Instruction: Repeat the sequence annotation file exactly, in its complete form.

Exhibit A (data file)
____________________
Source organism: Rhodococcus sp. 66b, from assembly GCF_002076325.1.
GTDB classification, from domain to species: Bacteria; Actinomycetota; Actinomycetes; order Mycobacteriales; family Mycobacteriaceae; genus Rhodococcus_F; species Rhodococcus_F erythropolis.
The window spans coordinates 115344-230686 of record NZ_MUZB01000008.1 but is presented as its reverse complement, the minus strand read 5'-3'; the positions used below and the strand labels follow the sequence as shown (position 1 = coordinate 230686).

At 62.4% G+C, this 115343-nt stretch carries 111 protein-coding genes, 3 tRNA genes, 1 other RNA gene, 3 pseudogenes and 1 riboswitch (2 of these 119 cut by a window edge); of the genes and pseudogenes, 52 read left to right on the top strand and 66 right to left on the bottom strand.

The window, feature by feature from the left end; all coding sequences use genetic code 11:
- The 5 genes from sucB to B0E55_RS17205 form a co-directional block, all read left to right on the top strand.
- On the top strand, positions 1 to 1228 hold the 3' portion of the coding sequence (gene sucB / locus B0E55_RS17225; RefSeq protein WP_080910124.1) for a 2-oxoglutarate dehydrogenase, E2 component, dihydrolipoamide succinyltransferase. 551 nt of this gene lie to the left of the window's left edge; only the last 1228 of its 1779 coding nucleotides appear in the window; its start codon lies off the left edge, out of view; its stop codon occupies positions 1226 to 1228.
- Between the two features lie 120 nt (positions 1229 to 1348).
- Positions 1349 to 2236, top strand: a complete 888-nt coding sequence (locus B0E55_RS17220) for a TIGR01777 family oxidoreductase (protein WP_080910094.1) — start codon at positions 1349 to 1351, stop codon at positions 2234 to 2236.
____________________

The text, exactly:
Source organism: Rhodococcus sp. 66b, from assembly GCF_002076325.1.
GTDB classification, from domain to species: Bacteria; Actinomycetota; Actinomycetes; order Mycobacteriales; family Mycobacteriaceae; genus Rhodococcus_F; species Rhodococcus_F erythropolis.
The window spans coordinates 115344-230686 of record NZ_MUZB01000008.1 but is presented as its reverse complement, the minus strand read 5'-3'; the positions used below and the strand labels follow the sequence as shown (position 1 = coordinate 230686).

At 62.4% G+C, this 115343-nt stretch carries 111 protein-coding genes, 3 tRNA genes, 1 other RNA gene, 3 pseudogenes and 1 riboswitch (2 of these 119 cut by a window edge); of the genes and pseudogenes, 52 read left to right on the top strand and 66 right to left on the bottom strand.

The window, feature by feature from the left end; all coding sequences use genetic code 11:
- The 5 genes from sucB to B0E55_RS17205 form a co-directional block, all read left to right on the top strand.
- On the top strand, positions 1 to 1228 hold the 3' portion of the coding sequence (gene sucB / locus B0E55_RS17225; RefSeq protein WP_080910124.1) for a 2-oxoglutarate dehydrogenase, E2 component, dihydrolipoamide succinyltransferase. 551 nt of this gene lie to the left of the window's left edge; only the last 1228 of its 1779 coding nucleotides appear in the window; its start codon lies off the left edge, out of view; its stop codon occupies positions 1226 to 1228.
- Between the two features lie 120 nt (positions 1229 to 1348).
- Positions 1349 to 2236, top strand: a complete 888-nt coding sequence (locus B0E55_RS17220) for a TIGR01777 family oxidoreductase (protein WP_080910094.1) — start codon at positions 1349 to 1351, stop codon at positions 2234 to 2236.